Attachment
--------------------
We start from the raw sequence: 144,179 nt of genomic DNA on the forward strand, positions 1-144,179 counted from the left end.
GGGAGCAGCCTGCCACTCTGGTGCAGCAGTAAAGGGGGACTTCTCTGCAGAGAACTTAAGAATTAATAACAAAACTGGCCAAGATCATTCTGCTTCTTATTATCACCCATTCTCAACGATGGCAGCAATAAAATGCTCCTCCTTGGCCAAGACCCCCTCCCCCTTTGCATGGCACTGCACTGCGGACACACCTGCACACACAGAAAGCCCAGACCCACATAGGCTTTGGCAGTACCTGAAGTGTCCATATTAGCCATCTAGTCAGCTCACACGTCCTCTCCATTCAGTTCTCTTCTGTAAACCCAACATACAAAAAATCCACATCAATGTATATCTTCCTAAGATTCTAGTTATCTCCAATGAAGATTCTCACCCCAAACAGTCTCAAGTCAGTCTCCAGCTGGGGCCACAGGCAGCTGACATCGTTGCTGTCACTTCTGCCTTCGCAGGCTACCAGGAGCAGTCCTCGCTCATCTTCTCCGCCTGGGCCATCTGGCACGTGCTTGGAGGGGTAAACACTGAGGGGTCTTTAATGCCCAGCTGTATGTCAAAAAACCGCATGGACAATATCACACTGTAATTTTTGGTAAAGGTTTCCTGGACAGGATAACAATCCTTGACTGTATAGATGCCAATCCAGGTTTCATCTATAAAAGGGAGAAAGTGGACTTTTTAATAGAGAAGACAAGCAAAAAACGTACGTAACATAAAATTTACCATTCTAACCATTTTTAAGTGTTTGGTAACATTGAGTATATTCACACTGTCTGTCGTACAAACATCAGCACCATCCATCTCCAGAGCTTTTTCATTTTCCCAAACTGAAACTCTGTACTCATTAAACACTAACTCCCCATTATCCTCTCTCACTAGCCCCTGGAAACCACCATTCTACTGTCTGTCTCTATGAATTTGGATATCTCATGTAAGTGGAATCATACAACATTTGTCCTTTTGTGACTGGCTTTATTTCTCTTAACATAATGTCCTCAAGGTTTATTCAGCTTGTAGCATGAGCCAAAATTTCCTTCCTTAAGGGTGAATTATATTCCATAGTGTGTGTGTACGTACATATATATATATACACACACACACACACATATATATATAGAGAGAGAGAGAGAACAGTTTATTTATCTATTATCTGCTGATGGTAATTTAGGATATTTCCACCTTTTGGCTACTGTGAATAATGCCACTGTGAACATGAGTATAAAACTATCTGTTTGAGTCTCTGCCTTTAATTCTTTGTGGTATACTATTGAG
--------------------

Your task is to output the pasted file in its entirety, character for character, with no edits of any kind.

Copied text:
We start from the raw sequence: 144,179 nt of genomic DNA on the forward strand, positions 1-144,179 counted from the left end.
GGGAGCAGCCTGCCACTCTGGTGCAGCAGTAAAGGGGGACTTCTCTGCAGAGAACTTAAGAATTAATAACAAAACTGGCCAAGATCATTCTGCTTCTTATTATCACCCATTCTCAACGATGGCAGCAATAAAATGCTCCTCCTTGGCCAAGACCCCCTCCCCCTTTGCATGGCACTGCACTGCGGACACACCTGCACACACAGAAAGCCCAGACCCACATAGGCTTTGGCAGTACCTGAAGTGTCCATATTAGCCATCTAGTCAGCTCACACGTCCTCTCCATTCAGTTCTCTTCTGTAAACCCAACATACAAAAAATCCACATCAATGTATATCTTCCTAAGATTCTAGTTATCTCCAATGAAGATTCTCACCCCAAACAGTCTCAAGTCAGTCTCCAGCTGGGGCCACAGGCAGCTGACATCGTTGCTGTCACTTCTGCCTTCGCAGGCTACCAGGAGCAGTCCTCGCTCATCTTCTCCGCCTGGGCCATCTGGCACGTGCTTGGAGGGGTAAACACTGAGGGGTCTTTAATGCCCAGCTGTATGTCAAAAAACCGCATGGACAATATCACACTGTAATTTTTGGTAAAGGTTTCCTGGACAGGATAACAATCCTTGACTGTATAGATGCCAATCCAGGTTTCATCTATAAAAGGGAGAAAGTGGACTTTTTAATAGAGAAGACAAGCAAAAAACGTACGTAACATAAAATTTACCATTCTAACCATTTTTAAGTGTTTGGTAACATTGAGTATATTCACACTGTCTGTCGTACAAACATCAGCACCATCCATCTCCAGAGCTTTTTCATTTTCCCAAACTGAAACTCTGTACTCATTAAACACTAACTCCCCATTATCCTCTCTCACTAGCCCCTGGAAACCACCATTCTACTGTCTGTCTCTATGAATTTGGATATCTCATGTAAGTGGAATCATACAACATTTGTCCTTTTGTGACTGGCTTTATTTCTCTTAACATAATGTCCTCAAGGTTTATTCAGCTTGTAGCATGAGCCAAAATTTCCTTCCTTAAGGGTGAATTATATTCCATAGTGTGTGTGTACGTACATATATATATATACACACACACACACACATATATATATAGAGAGAGAGAGAGAACAGTTTATTTATCTATTATCTGCTGATGGTAATTTAGGATATTTCCACCTTTTGGCTACTGTGAATAATGCCACTGTGAACATGAGTATAAAACTATCTGTTTGAGTCTCTGCCTTTAATTCTTTGTGGTATACTATTGAG